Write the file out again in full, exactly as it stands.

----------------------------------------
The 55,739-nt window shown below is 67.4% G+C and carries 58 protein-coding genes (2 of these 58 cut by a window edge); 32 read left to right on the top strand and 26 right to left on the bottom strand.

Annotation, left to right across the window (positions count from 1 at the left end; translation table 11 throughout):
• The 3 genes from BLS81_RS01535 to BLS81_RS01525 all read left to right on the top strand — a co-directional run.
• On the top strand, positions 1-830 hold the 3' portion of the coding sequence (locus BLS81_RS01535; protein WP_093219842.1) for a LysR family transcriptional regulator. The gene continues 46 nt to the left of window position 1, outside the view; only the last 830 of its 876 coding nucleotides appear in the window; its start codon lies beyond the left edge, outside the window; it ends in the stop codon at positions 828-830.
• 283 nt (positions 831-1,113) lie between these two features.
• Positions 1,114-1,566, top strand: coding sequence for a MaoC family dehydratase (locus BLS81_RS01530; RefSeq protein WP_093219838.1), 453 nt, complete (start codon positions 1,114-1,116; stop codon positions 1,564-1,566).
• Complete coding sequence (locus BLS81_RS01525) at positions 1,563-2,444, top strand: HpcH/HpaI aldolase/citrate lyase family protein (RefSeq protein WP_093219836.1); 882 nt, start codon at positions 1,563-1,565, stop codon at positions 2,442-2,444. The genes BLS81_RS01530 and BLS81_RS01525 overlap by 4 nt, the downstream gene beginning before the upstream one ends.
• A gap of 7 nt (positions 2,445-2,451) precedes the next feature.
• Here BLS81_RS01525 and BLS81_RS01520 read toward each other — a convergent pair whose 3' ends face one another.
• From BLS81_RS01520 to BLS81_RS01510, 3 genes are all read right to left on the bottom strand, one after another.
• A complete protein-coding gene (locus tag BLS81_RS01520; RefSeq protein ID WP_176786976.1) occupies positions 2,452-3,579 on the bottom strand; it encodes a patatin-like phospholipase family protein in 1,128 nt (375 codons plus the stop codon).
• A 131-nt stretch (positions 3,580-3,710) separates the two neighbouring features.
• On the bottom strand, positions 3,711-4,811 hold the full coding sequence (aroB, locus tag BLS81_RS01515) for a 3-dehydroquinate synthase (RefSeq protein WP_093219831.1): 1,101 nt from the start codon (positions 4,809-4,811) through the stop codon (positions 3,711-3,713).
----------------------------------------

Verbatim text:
The 55,739-nt window shown below is 67.4% G+C and carries 58 protein-coding genes (2 of these 58 cut by a window edge); 32 read left to right on the top strand and 26 right to left on the bottom strand.

Annotation, left to right across the window (positions count from 1 at the left end; translation table 11 throughout):
• The 3 genes from BLS81_RS01535 to BLS81_RS01525 all read left to right on the top strand — a co-directional run.
• On the top strand, positions 1-830 hold the 3' portion of the coding sequence (locus BLS81_RS01535; protein WP_093219842.1) for a LysR family transcriptional regulator. The gene continues 46 nt to the left of window position 1, outside the view; only the last 830 of its 876 coding nucleotides appear in the window; its start codon lies beyond the left edge, outside the window; it ends in the stop codon at positions 828-830.
• 283 nt (positions 831-1,113) lie between these two features.
• Positions 1,114-1,566, top strand: coding sequence for a MaoC family dehydratase (locus BLS81_RS01530; RefSeq protein WP_093219838.1), 453 nt, complete (start codon positions 1,114-1,116; stop codon positions 1,564-1,566).
• Complete coding sequence (locus BLS81_RS01525) at positions 1,563-2,444, top strand: HpcH/HpaI aldolase/citrate lyase family protein (RefSeq protein WP_093219836.1); 882 nt, start codon at positions 1,563-1,565, stop codon at positions 2,442-2,444. The genes BLS81_RS01530 and BLS81_RS01525 overlap by 4 nt, the downstream gene beginning before the upstream one ends.
• A gap of 7 nt (positions 2,445-2,451) precedes the next feature.
• Here BLS81_RS01525 and BLS81_RS01520 read toward each other — a convergent pair whose 3' ends face one another.
• From BLS81_RS01520 to BLS81_RS01510, 3 genes are all read right to left on the bottom strand, one after another.
• A complete protein-coding gene (locus tag BLS81_RS01520; RefSeq protein ID WP_176786976.1) occupies positions 2,452-3,579 on the bottom strand; it encodes a patatin-like phospholipase family protein in 1,128 nt (375 codons plus the stop codon).
• A 131-nt stretch (positions 3,580-3,710) separates the two neighbouring features.
• On the bottom strand, positions 3,711-4,811 hold the full coding sequence (aroB, locus tag BLS81_RS01515) for a 3-dehydroquinate synthase (RefSeq protein WP_093219831.1): 1,101 nt from the start codon (positions 4,809-4,811) through the stop codon (positions 3,711-3,713).